Before the outbreak of xenophobia, as many as 500 Congolese were living in the same area in Lower Crossroads. The men are united by their political beliefs: their opposition to current Congolese president Joseph Kabila and what they see as his collaboration in the Congo’s “colonisation” by South African business interests. (Ngulu calls Kabila “Thabo Mbeki’s prime minister”.)
Ngulu and Mazambi ran a desktop printing operation that published Ngulu’s works under the imprint Editions Scham Said: the novel L’Ombre du Soleil; a biography of Patrice Lumumba; a book of essays, Revolution Democratique Congolaise; twelve titles in all. Ngulu has only ever been published in South Africa: “it’s impossible to publish anything in the Congo,” for reasons both political and practical, he told us.
Ngulu, born in 1963, said that he had sensed a shift in the attitude of Lower Crossroads residents toward foreigners in early February, when he returned to his house to find six young gangsters waiting for him at his door. They tried to extort money from him; failing, they destroyed everything they could get their hands on inside his house. From that day, it felt to Ngulu as though the situation on his street was delicately poised between peace and violence.
His children started receiving threats at school: “Mandela has died, so we will bury you here.” But Ngulu and his family remained where they were, hoping the menace that now shrouded their days and nights would dissolve back into the air.
On the first of May, Ngulu found someone else waiting at his door: his landlord (who Ngulu invariably described as “a drunk”), along with a good-sized pile of his landlord’s luggage and possessions. Ngulu was being evicted, he was told; his landlord was moving in. But Ngulu wouldn’t be bullied. Neither party left, and the RDP house, thirty square metres in area, was now occupied by Ngulu, his wife, several of their younger children, and a stranger.
The next day, the stranger started to build a dwelling in the back, which was shortly occupied by a new group of gangsters. Come midnight, the men would emerge from their shack and knock on Ngulu’s door, ostensibly to use the toilet – but once inside would make themselves comfortable, and ask, with crocodile grins, for Ngulu and his family to teach them “kwere-kwere”.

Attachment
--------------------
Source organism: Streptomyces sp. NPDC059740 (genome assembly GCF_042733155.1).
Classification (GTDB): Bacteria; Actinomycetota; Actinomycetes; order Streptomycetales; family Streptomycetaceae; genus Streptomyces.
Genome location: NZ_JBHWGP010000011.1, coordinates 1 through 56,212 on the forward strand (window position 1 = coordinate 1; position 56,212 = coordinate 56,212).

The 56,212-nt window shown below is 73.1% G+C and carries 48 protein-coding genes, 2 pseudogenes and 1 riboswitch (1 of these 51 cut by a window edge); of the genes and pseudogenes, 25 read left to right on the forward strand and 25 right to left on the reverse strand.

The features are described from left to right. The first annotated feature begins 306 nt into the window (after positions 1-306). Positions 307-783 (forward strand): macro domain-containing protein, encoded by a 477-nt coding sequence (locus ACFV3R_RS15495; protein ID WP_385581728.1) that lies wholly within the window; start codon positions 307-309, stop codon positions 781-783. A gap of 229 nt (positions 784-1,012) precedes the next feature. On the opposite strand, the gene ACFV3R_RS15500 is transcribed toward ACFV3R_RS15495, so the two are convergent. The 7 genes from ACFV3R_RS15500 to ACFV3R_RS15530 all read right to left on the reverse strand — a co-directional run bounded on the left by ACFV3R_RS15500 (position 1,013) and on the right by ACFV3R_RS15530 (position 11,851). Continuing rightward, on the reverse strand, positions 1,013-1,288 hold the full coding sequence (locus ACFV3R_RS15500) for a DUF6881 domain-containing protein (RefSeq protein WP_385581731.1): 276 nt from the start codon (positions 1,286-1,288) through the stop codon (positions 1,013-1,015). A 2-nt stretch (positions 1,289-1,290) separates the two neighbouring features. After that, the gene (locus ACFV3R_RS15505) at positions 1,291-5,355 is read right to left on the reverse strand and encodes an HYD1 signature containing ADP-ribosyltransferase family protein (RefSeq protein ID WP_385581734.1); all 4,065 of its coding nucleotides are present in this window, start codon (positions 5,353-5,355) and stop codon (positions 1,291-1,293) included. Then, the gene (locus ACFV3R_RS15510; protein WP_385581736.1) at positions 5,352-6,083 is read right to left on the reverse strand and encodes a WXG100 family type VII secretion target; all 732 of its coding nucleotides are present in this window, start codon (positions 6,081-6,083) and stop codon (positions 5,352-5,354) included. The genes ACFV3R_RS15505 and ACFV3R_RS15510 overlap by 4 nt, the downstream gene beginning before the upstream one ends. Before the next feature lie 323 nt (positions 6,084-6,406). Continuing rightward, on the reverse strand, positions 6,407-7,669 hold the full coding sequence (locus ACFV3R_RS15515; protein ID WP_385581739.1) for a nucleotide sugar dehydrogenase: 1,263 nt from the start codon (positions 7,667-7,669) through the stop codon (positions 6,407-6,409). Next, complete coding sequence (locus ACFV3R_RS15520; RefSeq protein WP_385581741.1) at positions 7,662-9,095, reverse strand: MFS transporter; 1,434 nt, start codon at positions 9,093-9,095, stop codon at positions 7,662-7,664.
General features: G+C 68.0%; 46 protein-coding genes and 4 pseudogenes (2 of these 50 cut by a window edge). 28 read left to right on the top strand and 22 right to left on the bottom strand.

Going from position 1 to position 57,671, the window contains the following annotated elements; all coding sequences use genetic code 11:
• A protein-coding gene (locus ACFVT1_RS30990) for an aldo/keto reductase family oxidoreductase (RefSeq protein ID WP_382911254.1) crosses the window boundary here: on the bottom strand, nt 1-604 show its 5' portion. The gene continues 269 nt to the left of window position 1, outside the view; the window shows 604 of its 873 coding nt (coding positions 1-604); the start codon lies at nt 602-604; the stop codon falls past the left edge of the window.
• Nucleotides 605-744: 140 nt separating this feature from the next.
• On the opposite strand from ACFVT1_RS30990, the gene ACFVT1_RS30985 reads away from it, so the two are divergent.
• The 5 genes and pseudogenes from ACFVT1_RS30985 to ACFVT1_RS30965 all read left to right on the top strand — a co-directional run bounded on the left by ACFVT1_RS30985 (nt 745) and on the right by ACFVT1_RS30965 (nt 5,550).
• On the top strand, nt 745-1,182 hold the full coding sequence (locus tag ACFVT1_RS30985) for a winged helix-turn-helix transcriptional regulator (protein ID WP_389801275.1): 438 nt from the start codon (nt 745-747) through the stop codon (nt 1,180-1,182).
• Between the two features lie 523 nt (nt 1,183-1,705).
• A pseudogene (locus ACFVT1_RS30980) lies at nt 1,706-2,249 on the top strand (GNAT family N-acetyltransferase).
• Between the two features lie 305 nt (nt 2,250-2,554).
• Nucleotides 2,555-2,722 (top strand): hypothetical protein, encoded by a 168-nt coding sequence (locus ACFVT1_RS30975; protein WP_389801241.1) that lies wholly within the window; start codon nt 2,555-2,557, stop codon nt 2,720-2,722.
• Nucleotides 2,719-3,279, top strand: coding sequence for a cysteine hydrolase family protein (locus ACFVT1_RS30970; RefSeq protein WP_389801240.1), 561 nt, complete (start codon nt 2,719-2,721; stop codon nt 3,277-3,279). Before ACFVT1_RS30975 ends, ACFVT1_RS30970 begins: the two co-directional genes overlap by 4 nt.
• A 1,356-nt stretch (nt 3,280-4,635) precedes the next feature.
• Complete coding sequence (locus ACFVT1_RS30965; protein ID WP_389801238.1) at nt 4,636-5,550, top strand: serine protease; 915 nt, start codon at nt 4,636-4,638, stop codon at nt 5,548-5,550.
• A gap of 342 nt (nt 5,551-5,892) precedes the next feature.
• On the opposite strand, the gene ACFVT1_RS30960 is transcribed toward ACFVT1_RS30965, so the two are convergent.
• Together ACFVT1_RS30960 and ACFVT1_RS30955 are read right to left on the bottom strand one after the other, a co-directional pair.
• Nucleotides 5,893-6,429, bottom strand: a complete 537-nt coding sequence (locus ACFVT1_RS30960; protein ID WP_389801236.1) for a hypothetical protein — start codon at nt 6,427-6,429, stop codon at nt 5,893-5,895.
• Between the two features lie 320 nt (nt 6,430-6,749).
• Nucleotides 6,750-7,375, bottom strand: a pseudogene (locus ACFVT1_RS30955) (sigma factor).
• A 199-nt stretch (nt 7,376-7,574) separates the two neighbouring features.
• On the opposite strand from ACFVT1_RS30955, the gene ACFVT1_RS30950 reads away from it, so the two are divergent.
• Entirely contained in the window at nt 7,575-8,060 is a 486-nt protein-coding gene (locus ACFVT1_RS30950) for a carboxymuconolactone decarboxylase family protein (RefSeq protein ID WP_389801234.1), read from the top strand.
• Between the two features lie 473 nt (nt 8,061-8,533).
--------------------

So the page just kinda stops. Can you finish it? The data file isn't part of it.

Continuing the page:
On the eleventh of May, the xenophobic attacks began in Gauteng.
On the nineteenth of May, an elder of the community whom Ngulu trusted dropped by with a warning: “Your name is on the list of those to be killed. No one can protect you this time, as we did in February. You must leave now.”
Still Ngulu didn’t go. The man returned with the same message on the twentieth of May. Finally, on the twenty-first – a day of widespread violence against foreigners all over Cape Town – the man returned with a final warning. “They will kill your children first, then you. You don’t have any time left to wait.” He was right: the attackers were minutes away. Ngulu and his family fled on the spot, without any of their possessions. They escaped with their lives – nothing else.
The men in Ngulu’s group have since heard that their printing operation, their internet and cell phone cafes, their auto workshops, their homes and everything in them have been looted or burned to the ground, or both. They spent more than a week of freezing nights outside Caledon Square, where they were harassed by the police, and sent from pillar to post by Home Affairs, until a Good Samaritan arranged for their accommodation at the Train Lodge. Over 170 refugees – men, women and children – now live there.
But their accommodation is temporary. The arrangement is good until Wednesday, at which point their options will be: move to the camps set up by the government, or sleep on the streets once again.
Like Africans in hard places all over the continent, Ngulu and his friends are men for all seasons. They have endured camps, war, capture, hunger, migration over vast areas. They aren’t simply whiling the time away at the “Hôtel Congolaise” until their next crisis – or reprieve. They are reaching out, grasping at every source of help, trying to rebuild before rebuilding would even seem feasible.
What they need most now: a new arrangement for accommodation, and money, in that order.
Ngulu is determined to see this wintry season of xenophobia out, until a spring of peace breaks in Cape Town again. He is also determined to resist the SA government’s dictate that foreigners either return to their communities in two months (how can you return to a community that is no more?) or return to their home countries (by what means? by reversing the trip, travelling without papers, crossing borders stealthily at night, until at last you’re back in the land you fled?). His wish is to keep writing and publishing, but for now he and the others at the “Hôtel Congolaise” are trapped by wolves that have been multiplying at the door since February. They are not aliens, but alienated – strangers, suddenly, in a suddenly strange land.
If you would like to help, or know someone who might have access to accommodation, write to Deo Kabemba Bin Ngulu at firstname.lastname@example.org